The pulse width modulation routine calculates the necessary "on" time or duty cycle for the heat and cool control signals and determines which of these two control signals should be active. The proper control signals are then generated and written to the solid state heat pump interface 26 or to the fluid multiplexer or other heating and cooling apparatus.

The amplification process which the machine must perform for an empirical time embodiment not using a sensor 80 for the embodiments shown in FIGS. 1 and 2 is given in flow chart format in FIG. 6. The process starts at block 74 with a command from the user to start the amplification processing. Prior to this time the user must have loaded the proper enzyme into the reaction chambers 40 in heat exchanger 10 along with the nucleic acid sequence(s) to be amplified plus the proper reagents defined below.

Upon receiving the start command, the CPU 70, in a step 82, retrieves the first checkpoint data and issues the proper signal on the temperature select line 56 in FIG. 2 (the method of operation of FIG. 6 is equally applicable to the embodiment shown in FIG. 1) to cause the opening of the SOV pair 46 to heat the heat exchanger 10 to a high temperature equal to a user-defined level, which will be hereafter referred to as temperature variable LH. In some embodiments, temperature variable LH will not be a variable, but will be a constant fixed at the temperature of the high temperature reservoir 16. In other non-empirical embodiments using actual temperature feedback data, the variable L will be user-defined and the CPU 70 will monitor the temperature of the reaction chamber 40 and issue the proper command signal to the temperature control apparatus (solenoid-operated valves plus reservoirs or heat pump interface plus heat pump) to cause it to heat the heat exhanger 10 until the desired temperature is reached, and then will issue the proper commands to the temperature control apparatus to cause the desired temperature to be maintained. No monitoring of the temperature of heat exchanger 10 is done by the CPU 20 in the empirical embodiment currently under discussion. However, in the preferred embodiment, the temperature of the heat exchanger 10 and reaction vessel is monitored by the CPU 40, and an error signal is generated by comparison of the actual temperature to the calculated set points from the user-defined checkpoints to control the temperature of the heat exchanger 10 according to a user-defined time versus temperature profile.

The temperature of the reaction chamber 40 during this high-temperature incubation should be maintained at 80°-105° C., preferably 90°-100° C., The minimum temperature at which the denaturation process will occur is 80° C. The temperature rise profile to the temperature LH should be as rapid as possible, generally 0.5 to 5 minutes, more preferably 1-3 minutes, to save time in the overall completion time of one cycle.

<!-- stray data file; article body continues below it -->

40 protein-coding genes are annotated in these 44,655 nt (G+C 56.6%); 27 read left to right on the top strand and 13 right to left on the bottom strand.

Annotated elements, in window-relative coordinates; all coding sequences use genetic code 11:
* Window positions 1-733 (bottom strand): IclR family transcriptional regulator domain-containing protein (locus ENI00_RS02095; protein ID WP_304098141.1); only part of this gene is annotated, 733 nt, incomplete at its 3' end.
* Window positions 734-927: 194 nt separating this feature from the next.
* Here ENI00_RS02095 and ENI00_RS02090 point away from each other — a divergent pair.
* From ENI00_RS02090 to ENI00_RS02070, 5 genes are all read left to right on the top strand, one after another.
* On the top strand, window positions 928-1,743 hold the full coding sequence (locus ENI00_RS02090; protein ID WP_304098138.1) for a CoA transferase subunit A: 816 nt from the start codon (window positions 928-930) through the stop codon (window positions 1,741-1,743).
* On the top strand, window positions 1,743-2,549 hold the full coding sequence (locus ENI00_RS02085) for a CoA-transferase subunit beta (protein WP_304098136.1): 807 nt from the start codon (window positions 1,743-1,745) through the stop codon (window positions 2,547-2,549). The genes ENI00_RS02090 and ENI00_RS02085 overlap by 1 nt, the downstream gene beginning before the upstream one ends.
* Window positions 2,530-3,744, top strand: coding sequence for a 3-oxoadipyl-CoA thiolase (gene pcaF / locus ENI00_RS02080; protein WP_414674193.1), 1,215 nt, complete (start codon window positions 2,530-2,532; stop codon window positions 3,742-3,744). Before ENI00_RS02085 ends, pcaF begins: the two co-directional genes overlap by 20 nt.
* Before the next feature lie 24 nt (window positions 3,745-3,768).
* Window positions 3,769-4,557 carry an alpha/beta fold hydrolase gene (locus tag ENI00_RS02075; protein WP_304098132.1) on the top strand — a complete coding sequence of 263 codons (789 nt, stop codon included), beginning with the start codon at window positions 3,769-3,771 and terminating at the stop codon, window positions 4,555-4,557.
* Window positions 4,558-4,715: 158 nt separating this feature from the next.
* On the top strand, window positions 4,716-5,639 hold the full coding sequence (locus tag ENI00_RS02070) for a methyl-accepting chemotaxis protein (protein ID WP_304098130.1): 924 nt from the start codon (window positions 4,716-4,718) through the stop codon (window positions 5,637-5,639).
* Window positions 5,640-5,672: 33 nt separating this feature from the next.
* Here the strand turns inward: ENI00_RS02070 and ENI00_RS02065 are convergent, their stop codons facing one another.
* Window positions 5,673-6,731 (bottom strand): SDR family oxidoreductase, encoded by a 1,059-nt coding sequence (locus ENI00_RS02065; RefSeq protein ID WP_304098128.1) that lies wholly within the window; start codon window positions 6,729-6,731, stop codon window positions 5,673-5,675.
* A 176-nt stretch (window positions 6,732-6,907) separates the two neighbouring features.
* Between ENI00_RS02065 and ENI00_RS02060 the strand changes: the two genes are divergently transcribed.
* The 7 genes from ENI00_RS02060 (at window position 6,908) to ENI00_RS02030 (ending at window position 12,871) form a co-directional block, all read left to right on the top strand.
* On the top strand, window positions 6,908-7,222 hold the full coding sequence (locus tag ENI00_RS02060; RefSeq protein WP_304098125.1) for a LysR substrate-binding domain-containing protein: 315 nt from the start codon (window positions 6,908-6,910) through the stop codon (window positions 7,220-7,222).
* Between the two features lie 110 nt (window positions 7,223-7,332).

Of course, before all this may happen, the user must enter the checkpoint data. The steps to prompt the user for the checkpoints, to store the data so entered, and to retrieve it sequentially for calculation of set points are conventional and are not critical to the process, so they are not shown.

The amplification process of these empirical time embodiments involves a high-temperature incubation period for a user-defined, empirically determined time from start of heating to end of incubation. For implementation of the incubation, the computer starts a clock in step 84 and times the elapsed time from the start of heating toward temperature level LH and compares the elapsed time to a high-temperature incubation time, TH, entered by the user as symbolized by step 86. In the preferred embodiments, the incubation time variable may be set at any desired non-empirical value by the user in real time.

In other embodiments, the time TH (heating and high temperature incubation time) may be a fixed time which is experimentally determined and then "burned" into a ROM for permanent storage. In some embodiments, the CPU 20 may monitor the temperature of the heat exchanger 10 such as by use of the temperature sensor 80 shown attached to heat exchanger 10 in FIG. 1 and coupled to the CPU 20 through a line 81, and begin timing the high temperature incubation period when plate 1 reaches the temperature of temperature variable LH.

In the embodiment of FIG. 6, the user sets variable TH at a time which is empirically established to include the time it takes plate 1 to reach the desired temperature LH plus the desired time for high-temperature incubation at temperature LH. In embodiments where the computer starts tracking elapsed time only when the desired temperature LH is reached, i.e., where a temperature sensor 80 is used, the variable TH may be set by the user at the amount of time desired for high-temperature incubation at temperature LH without regard for the amount of time it takes for plate 1 to reach temperature LH. In the preferred embodiment, temperature LH is fixed at 90°-100° C. In both these embodiments, as will be appreciated, the time TH as described is a function of the time for which the container holding the reaction mixture is to be maintained at one temperature.